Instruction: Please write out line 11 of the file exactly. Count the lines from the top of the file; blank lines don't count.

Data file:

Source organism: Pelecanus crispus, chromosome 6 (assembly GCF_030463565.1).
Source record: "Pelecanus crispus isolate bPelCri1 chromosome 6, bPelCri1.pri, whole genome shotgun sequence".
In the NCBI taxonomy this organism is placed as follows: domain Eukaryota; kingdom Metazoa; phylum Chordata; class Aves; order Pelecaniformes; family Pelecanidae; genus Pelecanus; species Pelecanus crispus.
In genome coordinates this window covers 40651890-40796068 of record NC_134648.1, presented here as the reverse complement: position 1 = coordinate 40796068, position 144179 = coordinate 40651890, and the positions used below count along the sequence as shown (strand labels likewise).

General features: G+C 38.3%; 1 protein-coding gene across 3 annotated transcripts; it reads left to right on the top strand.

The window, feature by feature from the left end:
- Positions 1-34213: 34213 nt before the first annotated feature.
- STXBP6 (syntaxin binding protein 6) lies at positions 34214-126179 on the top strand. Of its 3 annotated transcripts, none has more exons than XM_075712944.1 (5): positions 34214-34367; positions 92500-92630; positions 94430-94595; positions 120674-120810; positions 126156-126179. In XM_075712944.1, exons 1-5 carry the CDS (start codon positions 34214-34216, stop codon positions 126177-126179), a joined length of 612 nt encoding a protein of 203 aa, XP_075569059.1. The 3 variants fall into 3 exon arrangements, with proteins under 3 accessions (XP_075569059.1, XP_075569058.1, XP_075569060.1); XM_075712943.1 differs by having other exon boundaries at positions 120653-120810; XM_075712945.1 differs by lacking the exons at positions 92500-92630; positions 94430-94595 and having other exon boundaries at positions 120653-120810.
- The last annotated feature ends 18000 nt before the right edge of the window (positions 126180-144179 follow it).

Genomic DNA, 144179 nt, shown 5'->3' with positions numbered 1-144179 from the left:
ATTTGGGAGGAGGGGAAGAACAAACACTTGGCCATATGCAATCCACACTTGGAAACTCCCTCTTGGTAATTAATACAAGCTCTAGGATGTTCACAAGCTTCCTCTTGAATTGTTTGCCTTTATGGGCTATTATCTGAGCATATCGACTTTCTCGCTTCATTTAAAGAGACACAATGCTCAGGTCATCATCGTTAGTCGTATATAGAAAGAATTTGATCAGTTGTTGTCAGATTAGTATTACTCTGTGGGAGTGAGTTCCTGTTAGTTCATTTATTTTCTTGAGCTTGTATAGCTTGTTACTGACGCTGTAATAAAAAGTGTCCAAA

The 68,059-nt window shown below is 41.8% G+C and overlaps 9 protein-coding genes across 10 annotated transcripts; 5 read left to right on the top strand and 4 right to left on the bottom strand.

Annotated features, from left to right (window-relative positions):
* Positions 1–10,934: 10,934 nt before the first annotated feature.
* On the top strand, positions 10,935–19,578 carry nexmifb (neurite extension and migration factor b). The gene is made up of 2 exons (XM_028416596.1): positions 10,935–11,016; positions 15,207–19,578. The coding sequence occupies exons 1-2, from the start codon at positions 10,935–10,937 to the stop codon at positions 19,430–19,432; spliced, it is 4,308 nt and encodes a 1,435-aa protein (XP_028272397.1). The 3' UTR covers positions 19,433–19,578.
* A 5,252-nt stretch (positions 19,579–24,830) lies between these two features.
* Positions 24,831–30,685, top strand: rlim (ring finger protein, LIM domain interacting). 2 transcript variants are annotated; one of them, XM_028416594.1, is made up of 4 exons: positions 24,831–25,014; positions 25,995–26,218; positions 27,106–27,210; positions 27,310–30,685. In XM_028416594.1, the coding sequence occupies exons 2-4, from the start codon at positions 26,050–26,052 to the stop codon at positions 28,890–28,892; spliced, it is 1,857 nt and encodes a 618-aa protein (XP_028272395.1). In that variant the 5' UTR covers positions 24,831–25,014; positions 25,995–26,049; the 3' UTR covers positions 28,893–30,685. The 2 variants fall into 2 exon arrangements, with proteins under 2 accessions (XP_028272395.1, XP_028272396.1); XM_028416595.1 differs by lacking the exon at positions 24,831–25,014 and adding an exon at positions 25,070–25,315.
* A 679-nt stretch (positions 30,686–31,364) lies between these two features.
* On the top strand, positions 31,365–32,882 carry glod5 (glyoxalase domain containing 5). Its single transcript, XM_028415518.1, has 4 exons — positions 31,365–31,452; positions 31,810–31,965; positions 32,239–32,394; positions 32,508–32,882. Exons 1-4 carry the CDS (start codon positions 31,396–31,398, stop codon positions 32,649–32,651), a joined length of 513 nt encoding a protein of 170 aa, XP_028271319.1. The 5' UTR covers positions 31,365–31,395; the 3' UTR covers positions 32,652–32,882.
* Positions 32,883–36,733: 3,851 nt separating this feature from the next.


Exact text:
ATTTGGGAGGAGGGGAAGAACAAACACTTGGCCATATGCAATCCACACTTGGAAACTCCCTCTTGGTAATTAATACAAGCTCTAGGATGTTCACAAGCTTCCTCTTGAATTGTTTGCCTTTATGGGCTATTATCTGAGCATATCGACTTTCTCGCTTCATTTAAAGAGACACAATGCTCAGGTCATCATCGTTAGTCGTATATAGAAAGAATTTGATCAGTTGTTGTCAGATTAGTATTACTCTGTGGGAGTGAGTTCCTGTTAGTTCATTTATTTTCTTGAGCTTGTATAGCTTGTTACTGACGCTGTAATAAAAAGTGTCCAAA